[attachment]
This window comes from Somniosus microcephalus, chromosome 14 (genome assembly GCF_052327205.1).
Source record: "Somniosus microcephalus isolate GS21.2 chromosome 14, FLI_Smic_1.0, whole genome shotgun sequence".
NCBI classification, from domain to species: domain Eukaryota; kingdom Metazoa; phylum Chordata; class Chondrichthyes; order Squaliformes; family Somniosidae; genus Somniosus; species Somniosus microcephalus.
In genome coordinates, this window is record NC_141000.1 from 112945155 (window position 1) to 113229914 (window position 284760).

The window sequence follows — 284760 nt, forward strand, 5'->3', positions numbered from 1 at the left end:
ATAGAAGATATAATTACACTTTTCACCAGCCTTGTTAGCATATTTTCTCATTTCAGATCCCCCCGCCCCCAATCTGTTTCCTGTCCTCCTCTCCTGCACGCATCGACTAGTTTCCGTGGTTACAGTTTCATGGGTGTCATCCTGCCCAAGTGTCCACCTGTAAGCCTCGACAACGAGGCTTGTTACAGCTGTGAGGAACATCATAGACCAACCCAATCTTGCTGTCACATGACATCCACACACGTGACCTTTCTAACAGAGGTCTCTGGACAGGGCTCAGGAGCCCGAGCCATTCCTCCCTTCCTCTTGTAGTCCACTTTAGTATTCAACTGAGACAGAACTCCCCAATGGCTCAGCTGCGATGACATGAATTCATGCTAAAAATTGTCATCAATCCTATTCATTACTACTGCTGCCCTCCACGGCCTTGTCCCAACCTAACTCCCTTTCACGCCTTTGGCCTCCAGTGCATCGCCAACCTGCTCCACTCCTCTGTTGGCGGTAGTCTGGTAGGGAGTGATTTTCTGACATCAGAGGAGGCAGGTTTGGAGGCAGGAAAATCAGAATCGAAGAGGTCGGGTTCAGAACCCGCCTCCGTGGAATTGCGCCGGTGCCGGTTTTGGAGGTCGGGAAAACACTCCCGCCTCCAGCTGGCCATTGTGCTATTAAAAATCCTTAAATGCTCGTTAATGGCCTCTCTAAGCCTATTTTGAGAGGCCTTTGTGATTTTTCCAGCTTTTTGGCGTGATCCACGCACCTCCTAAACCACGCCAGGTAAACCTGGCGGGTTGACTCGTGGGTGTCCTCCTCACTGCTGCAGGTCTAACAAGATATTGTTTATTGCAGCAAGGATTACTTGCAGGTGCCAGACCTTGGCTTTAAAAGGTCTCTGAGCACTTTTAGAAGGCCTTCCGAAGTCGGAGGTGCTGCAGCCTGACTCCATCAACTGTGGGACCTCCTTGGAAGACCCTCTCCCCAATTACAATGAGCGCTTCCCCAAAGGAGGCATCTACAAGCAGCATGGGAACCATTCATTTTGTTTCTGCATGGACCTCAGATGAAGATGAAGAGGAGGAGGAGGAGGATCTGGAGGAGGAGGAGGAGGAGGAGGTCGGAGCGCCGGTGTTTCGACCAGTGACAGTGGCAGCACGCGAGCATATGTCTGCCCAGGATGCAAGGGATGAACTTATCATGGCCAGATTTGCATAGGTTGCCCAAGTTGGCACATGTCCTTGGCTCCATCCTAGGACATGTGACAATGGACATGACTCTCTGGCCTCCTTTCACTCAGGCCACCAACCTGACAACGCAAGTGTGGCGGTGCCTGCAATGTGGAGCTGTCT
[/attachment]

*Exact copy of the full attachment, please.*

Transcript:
This window comes from Somniosus microcephalus, chromosome 14 (genome assembly GCF_052327205.1).
Source record: "Somniosus microcephalus isolate GS21.2 chromosome 14, FLI_Smic_1.0, whole genome shotgun sequence".
NCBI classification, from domain to species: domain Eukaryota; kingdom Metazoa; phylum Chordata; class Chondrichthyes; order Squaliformes; family Somniosidae; genus Somniosus; species Somniosus microcephalus.
In genome coordinates, this window is record NC_141000.1 from 112945155 (window position 1) to 113229914 (window position 284760).

The window sequence follows — 284760 nt, forward strand, 5'->3', positions numbered from 1 at the left end:
ATAGAAGATATAATTACACTTTTCACCAGCCTTGTTAGCATATTTTCTCATTTCAGATCCCCCCGCCCCCAATCTGTTTCCTGTCCTCCTCTCCTGCACGCATCGACTAGTTTCCGTGGTTACAGTTTCATGGGTGTCATCCTGCCCAAGTGTCCACCTGTAAGCCTCGACAACGAGGCTTGTTACAGCTGTGAGGAACATCATAGACCAACCCAATCTTGCTGTCACATGACATCCACACACGTGACCTTTCTAACAGAGGTCTCTGGACAGGGCTCAGGAGCCCGAGCCATTCCTCCCTTCCTCTTGTAGTCCACTTTAGTATTCAACTGAGACAGAACTCCCCAATGGCTCAGCTGCGATGACATGAATTCATGCTAAAAATTGTCATCAATCCTATTCATTACTACTGCTGCCCTCCACGGCCTTGTCCCAACCTAACTCCCTTTCACGCCTTTGGCCTCCAGTGCATCGCCAACCTGCTCCACTCCTCTGTTGGCGGTAGTCTGGTAGGGAGTGATTTTCTGACATCAGAGGAGGCAGGTTTGGAGGCAGGAAAATCAGAATCGAAGAGGTCGGGTTCAGAACCCGCCTCCGTGGAATTGCGCCGGTGCCGGTTTTGGAGGTCGGGAAAACACTCCCGCCTCCAGCTGGCCATTGTGCTATTAAAAATCCTTAAATGCTCGTTAATGGCCTCTCTAAGCCTATTTTGAGAGGCCTTTGTGATTTTTCCAGCTTTTTGGCGTGATCCACGCACCTCCTAAACCACGCCAGGTAAACCTGGCGGGTTGACTCGTGGGTGTCCTCCTCACTGCTGCAGGTCTAACAAGATATTGTTTATTGCAGCAAGGATTACTTGCAGGTGCCAGACCTTGGCTTTAAAAGGTCTCTGAGCACTTTTAGAAGGCCTTCCGAAGTCGGAGGTGCTGCAGCCTGACTCCATCAACTGTGGGACCTCCTTGGAAGACCCTCTCCCCAATTACAATGAGCGCTTCCCCAAAGGAGGCATCTACAAGCAGCATGGGAACCATTCATTTTGTTTCTGCATGGACCTCAGATGAAGATGAAGAGGAGGAGGAGGAGGATCTGGAGGAGGAGGAGGAGGAGGAGGTCGGAGCGCCGGTGTTTCGACCAGTGACAGTGGCAGCACGCGAGCATATGTCTGCCCAGGATGCAAGGGATGAACTTATCATGGCCAGATTTGCATAGGTTGCCCAAGTTGGCACATGTCCTTGGCTCCATCCTAGGACATGTGACAATGGACATGACTCTCTGGCCTCCTTTCACTCAGGCCACCAACCTGACAACGCAAGTGTGGCGGTGCCTGCAATGTGGAGCTGTCT